We’re getting into the Twilight Zone of Maybe You Don’t See All This Shit Going On, and that’s entirely fine. For some folks, the binary situation of “I can see it / I can not see it” is quite enough – that things are emulated at all is the end of the story. But still, it is quite amazing to me to see such subtle aspects as the curve of the monitor, the glow of pixels against glass, and the bleeding of voltages and scan lines all being emulated in software (sometimes with graphics hardware doing some of the lifting). In fact, working this hard to make these graphics look slightly ‘bad’ is a ton of work.
There’s a bunch of advancement being done with this outlook, using the MAME and MESS emulators. The direct name for this particular project is HLSLMAME. There’s a thread of discussion here about it. (There’s another thread over here as well.)
The images of the screenshots have a haunting quality to them, old but not old. Perfect but imperfect. I really love looking at them.
For an extra bonus, I was sent a few videos of this software CRT emulation in action.
I’ve uploaded them to the Internet Archive, where you can check them out. While you can play them on the Internet Archive’s player, I would not recommend this – all the subtle changes to the video signal are just not as obvious through the compression. Pull down these tens-of-megabytes files and see the changes in the video look through the settings.
When you look at the example configuration files, you realize how much of a tweaker’s paradise this is:
hlsl_enable 1 hlslini %g hlsl_prescale_x 4 hlsl_prescale_y 4 hlsl_preset -1 hlsl_write hlsl_snap_width 2560 hlsl_snap_height 2048 shadow_mask_alpha 0.00 shadow_mask_texture aperture.png shadow_mask_x_count 320 shadow_mask_y_count 256 shadow_mask_usize 0.187500 shadow_mask_vsize 0.09375 curvature 0.02 pincushion 0.02 scanline_alpha 0.450000 scanline_size 1.25 scanline_height 0.750000 scanline_bright_scale 1.000000 scanline_bright_offset 0.750000 scanline_jitter 0.25 defocus 1.0,1.0 converge_x 0.0,0.0,0.0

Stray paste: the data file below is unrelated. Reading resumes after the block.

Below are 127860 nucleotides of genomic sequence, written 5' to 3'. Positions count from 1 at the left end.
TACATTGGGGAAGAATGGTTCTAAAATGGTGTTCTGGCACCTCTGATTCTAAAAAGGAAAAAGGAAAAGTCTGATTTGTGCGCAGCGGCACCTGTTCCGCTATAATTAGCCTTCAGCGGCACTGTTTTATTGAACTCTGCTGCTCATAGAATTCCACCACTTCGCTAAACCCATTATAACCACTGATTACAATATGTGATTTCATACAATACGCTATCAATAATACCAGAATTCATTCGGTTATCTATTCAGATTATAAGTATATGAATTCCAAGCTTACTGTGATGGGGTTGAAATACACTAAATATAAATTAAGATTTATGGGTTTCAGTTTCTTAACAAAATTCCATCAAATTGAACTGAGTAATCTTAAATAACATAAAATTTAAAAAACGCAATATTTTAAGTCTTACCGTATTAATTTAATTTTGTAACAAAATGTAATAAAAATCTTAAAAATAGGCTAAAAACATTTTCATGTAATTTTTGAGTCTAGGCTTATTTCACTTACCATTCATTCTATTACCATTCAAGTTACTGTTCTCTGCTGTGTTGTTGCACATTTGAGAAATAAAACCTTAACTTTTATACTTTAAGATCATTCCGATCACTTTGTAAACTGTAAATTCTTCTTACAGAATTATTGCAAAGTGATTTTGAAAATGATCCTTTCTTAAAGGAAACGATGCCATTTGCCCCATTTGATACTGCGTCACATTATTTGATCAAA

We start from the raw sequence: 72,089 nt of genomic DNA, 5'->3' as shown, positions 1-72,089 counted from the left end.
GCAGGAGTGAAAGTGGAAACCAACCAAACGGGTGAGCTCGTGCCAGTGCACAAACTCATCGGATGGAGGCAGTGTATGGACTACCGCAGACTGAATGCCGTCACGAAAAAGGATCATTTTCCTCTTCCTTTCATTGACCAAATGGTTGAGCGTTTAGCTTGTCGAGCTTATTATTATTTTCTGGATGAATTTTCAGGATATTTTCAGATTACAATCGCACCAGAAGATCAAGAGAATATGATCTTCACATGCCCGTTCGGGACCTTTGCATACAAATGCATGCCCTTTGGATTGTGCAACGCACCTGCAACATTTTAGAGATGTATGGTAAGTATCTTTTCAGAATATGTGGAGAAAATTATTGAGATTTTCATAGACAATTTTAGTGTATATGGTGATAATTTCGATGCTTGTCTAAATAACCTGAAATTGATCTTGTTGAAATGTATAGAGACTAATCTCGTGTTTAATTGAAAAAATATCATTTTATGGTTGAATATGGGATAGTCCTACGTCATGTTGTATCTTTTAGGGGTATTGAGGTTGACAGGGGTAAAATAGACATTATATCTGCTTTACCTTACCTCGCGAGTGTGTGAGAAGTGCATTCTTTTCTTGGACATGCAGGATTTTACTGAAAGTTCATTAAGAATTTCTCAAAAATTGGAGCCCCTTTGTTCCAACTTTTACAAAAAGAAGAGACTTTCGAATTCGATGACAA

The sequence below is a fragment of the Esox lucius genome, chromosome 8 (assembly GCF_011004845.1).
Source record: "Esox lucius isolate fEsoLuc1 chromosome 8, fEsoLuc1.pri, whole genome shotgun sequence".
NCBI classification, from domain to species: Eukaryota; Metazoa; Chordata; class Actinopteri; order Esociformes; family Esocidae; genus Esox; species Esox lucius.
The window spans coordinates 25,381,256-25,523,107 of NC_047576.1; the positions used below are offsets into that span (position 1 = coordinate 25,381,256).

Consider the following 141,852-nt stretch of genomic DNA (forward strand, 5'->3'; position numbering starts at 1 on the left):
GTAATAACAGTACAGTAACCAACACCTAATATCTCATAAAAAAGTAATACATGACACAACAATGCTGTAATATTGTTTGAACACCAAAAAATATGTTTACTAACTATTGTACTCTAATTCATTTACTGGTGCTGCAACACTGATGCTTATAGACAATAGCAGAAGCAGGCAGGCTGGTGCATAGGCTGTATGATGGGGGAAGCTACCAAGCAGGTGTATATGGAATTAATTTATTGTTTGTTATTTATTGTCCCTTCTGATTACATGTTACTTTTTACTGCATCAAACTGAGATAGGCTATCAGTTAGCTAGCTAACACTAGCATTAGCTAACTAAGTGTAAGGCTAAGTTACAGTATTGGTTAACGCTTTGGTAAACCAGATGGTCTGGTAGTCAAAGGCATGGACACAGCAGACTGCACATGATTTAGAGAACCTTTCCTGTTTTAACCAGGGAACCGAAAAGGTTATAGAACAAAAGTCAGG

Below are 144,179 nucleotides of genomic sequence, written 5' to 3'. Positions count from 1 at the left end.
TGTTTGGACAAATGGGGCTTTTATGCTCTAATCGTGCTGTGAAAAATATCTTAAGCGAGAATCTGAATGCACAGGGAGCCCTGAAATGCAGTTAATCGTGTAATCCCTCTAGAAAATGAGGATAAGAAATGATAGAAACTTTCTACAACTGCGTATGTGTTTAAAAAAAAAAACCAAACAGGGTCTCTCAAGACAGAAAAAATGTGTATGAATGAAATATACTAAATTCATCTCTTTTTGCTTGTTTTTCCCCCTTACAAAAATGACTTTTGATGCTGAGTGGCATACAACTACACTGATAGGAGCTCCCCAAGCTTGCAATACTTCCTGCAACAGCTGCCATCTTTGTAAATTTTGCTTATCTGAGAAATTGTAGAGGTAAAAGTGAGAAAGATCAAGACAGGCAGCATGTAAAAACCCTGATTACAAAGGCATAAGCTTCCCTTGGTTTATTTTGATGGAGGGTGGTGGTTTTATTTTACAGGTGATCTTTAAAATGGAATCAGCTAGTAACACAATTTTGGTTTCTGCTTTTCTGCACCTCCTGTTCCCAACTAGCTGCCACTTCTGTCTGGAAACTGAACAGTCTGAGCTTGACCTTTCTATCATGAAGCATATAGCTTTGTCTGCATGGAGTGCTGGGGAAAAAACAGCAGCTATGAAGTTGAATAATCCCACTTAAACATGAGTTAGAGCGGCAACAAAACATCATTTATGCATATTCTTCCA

….and so on. SO MUCH TWEAKING AND KNOBS. But it’s from this we can get some amazingly refined experiences and ideas.
This HLSLMAME thing is currently Windows only, and it’s a little involved to get running, but the point remains the same: this is valuable work, affecting perceptions of the software after its true mechanical components are gone off the earth.
There’s plenty of other aspects awaiting this effort, too: the sounds, the ambience, the buzzing of speakers and the hum of deflection coils. There’s been attempts to make controllers that act like the originals, and there’s always been some leaning towards getting the speed just exactly right, which is harder than it seems.
In all this, it’s the not wanting to lose something than many don’t even notice is lost that’s the critical move. It’s sometimes a bit too OCD and always a little annoying if it’s not that important to you, but realizing what, exactly, has changed for software makes bringing it back that much more likely. It’s a respect for the past beyond the idea of it. It’s messy and weird and geeky but that’s just the way I like it.
Here’s to terrible monitors!
thanks to DFJustin for his assistance
the lion’s share of programming of HLSLMAME is by Ryan Holtz / MooglyGuy
Categorised as: computer history